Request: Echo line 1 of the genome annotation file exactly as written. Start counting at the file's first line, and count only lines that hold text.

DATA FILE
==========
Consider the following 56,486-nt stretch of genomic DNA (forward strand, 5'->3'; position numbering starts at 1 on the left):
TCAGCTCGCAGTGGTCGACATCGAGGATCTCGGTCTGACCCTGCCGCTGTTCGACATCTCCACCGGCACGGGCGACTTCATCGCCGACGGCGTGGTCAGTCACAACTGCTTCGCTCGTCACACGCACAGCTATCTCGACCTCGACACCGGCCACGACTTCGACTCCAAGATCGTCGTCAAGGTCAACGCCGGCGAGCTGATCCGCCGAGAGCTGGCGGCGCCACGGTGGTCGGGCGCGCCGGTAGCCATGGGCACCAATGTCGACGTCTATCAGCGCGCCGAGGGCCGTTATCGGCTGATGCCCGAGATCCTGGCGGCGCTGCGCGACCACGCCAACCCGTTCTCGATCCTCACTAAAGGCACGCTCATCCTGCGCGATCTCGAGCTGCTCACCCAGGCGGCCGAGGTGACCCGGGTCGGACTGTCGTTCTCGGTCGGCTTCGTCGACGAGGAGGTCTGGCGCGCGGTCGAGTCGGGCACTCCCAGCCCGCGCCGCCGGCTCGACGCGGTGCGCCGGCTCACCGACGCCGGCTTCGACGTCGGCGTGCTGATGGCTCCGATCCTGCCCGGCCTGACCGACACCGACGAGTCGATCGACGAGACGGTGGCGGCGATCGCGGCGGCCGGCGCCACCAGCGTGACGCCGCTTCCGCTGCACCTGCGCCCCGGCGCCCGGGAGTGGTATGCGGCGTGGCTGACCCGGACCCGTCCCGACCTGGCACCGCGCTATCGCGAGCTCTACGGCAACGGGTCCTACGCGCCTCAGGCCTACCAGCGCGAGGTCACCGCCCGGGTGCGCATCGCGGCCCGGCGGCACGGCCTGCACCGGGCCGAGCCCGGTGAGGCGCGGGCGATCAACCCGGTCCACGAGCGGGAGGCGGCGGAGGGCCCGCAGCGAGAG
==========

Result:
Consider the following 56,486-nt stretch of genomic DNA (forward strand, 5'->3'; position numbering starts at 1 on the left):